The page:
It figures that people who fly a lot would tend to know about great places to eat and drink, things to do, places to hang out, yes? Sure. Proof of this is in the useful annual Crew Guide paperbacks published by Scandinavian Airlines (SAS), with a little help from their friends at other Star Alliance carriers, among them bmi, Air Canada, Lufthansa, Austrian, TAP and LOT.
SAS has quizzed thousands of flight crew members and pilots since 2004 for inside information, which is then boiled down and recounted verbatim from contributors, who are identified by job title, first name and the initial letter of their family name. The series is subtitled "The best-kept secrets of cabin crews and pilots.'' I am using the 2009 edition. The 2010 edition is coming out at the end of November, according to SAS public relations guy in the United States, Tom Fredo. The book retails for 15 euros (currently about $22 U.S.) and is available online from http://www.sasguides.com/.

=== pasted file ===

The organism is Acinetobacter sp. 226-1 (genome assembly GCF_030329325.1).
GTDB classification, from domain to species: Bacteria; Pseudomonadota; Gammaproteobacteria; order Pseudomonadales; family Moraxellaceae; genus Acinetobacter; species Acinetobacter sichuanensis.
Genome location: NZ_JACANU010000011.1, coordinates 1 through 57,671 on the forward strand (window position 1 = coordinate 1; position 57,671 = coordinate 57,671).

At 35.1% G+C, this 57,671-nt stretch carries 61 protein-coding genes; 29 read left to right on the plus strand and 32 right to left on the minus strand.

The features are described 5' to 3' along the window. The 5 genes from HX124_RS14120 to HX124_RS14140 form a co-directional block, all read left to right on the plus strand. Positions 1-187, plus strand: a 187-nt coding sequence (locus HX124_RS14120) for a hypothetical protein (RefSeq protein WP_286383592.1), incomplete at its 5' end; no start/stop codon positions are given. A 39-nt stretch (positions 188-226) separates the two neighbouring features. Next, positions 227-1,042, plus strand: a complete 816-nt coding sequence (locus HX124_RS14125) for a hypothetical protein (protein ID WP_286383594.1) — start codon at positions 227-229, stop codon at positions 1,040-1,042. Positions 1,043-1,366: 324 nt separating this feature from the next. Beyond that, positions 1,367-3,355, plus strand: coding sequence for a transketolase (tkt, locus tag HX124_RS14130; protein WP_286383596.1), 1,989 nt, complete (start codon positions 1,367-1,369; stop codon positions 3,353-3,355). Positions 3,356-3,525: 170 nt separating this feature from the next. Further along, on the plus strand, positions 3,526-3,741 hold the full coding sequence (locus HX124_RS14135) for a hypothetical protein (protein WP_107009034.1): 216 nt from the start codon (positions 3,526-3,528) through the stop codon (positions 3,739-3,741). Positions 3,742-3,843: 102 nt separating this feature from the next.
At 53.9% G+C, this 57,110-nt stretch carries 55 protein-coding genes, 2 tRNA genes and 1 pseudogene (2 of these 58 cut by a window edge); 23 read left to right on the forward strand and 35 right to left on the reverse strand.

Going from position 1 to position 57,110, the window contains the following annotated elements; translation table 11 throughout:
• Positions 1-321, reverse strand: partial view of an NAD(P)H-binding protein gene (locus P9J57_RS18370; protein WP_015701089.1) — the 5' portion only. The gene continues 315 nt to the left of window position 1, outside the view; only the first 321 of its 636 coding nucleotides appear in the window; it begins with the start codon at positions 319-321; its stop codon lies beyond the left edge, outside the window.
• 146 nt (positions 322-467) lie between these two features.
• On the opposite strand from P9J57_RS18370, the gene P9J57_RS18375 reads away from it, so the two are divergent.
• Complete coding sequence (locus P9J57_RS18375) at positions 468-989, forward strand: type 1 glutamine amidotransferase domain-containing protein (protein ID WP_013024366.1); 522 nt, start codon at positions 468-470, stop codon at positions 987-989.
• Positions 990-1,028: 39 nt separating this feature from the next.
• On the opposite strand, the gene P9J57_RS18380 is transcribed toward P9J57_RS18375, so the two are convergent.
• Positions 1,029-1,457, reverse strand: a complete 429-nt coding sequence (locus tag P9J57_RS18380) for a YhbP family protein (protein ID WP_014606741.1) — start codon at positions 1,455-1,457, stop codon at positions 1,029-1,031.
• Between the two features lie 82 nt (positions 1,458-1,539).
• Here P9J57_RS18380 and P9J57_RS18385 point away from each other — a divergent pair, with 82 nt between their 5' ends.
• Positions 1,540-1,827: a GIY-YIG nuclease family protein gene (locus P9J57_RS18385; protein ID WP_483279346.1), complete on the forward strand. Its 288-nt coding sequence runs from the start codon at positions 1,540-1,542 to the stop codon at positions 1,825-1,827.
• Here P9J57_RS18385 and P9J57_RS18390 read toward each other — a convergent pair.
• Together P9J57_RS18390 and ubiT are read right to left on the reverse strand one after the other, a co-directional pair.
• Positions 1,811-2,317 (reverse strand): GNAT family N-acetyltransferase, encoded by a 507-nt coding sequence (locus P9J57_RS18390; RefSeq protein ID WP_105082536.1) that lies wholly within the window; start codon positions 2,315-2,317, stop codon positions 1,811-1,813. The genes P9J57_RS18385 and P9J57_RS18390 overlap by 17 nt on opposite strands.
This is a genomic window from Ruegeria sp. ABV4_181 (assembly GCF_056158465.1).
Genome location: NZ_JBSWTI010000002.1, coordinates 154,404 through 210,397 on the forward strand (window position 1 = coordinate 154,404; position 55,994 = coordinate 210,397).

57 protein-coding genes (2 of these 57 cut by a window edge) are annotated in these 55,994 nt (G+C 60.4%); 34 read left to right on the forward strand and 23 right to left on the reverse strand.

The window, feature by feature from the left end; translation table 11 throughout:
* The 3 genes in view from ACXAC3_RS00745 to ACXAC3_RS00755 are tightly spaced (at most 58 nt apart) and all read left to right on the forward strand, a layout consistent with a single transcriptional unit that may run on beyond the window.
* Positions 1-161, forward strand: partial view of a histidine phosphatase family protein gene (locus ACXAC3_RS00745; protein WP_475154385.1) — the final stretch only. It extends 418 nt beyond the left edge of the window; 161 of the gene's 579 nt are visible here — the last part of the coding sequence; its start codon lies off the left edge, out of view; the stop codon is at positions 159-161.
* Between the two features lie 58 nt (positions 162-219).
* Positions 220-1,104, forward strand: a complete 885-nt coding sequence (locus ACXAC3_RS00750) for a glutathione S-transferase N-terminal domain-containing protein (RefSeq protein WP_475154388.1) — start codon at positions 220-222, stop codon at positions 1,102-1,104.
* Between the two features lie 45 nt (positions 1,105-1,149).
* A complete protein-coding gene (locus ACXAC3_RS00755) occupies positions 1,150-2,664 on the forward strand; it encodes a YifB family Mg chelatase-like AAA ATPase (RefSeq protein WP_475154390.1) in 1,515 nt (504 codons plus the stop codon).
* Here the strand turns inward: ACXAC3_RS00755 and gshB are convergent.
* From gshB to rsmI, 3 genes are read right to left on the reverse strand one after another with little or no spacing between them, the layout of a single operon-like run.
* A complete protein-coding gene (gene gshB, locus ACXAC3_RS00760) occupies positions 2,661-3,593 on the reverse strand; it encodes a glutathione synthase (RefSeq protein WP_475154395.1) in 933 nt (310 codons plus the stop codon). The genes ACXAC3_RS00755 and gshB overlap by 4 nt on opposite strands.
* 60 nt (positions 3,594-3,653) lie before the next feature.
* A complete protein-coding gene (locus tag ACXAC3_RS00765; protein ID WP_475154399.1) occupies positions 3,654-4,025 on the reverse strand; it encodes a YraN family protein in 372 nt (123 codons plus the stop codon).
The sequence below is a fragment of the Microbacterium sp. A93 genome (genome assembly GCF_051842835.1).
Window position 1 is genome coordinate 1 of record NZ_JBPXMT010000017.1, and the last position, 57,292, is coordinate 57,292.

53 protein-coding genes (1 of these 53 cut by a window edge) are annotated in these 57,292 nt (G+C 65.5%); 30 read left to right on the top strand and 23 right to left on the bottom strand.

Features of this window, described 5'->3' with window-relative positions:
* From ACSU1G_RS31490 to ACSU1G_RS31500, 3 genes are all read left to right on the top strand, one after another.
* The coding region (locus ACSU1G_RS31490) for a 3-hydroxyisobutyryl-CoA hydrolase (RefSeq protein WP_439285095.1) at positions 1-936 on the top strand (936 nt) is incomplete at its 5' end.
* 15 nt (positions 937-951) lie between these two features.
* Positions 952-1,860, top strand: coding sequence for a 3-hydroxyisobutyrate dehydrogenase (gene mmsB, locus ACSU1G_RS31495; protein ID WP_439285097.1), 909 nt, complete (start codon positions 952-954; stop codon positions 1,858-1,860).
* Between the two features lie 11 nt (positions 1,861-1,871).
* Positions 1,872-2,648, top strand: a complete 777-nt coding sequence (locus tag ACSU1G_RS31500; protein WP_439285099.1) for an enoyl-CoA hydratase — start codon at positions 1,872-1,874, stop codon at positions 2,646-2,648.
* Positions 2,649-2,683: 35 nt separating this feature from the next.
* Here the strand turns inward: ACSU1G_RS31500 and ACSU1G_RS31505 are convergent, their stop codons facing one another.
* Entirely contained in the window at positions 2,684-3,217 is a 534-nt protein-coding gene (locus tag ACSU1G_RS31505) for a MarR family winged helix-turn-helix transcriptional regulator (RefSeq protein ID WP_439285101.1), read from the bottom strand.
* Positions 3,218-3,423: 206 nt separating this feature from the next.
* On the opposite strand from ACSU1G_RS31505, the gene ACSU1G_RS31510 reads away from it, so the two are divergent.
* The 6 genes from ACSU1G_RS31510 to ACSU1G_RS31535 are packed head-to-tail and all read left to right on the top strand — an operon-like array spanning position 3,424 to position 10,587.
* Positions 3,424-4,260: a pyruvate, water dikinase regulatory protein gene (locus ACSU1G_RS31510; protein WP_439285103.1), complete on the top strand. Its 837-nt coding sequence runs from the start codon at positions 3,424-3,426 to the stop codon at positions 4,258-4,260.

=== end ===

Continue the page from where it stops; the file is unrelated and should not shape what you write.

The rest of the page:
I used the book for the first time when I arrived yesterday in Barcelona. It's working for me. I booked into a hotel in the marina district, at the water's edge of the Mediterrranean, so I followed tips from the SAS Crew Guide for this part of town. I checked out Shoko, at 36 Paseo Maritimo de la Barceloneta, and found it just as described in the book, a "sexy restaurant and bar at the beach and the Olympic Village.'' Then, I drifted over to another spot nearby, Aqua, at no. 30 down the beach. The book recommended the outdoor terrace; it was sunny and warm when I dropped by, so I took advantage, watching people stroll by on the boardwalk. Tomas W., a pilot for SAS, raved about Aqua's ''great Mediterranean food.'' That was dead-on, too.
So far, the Crew Guide is two-for-two. I'll be thumbing through it some more, looking for local knowledge, throughout the rest of my trip. If I find something great, I'll hip you to it, too.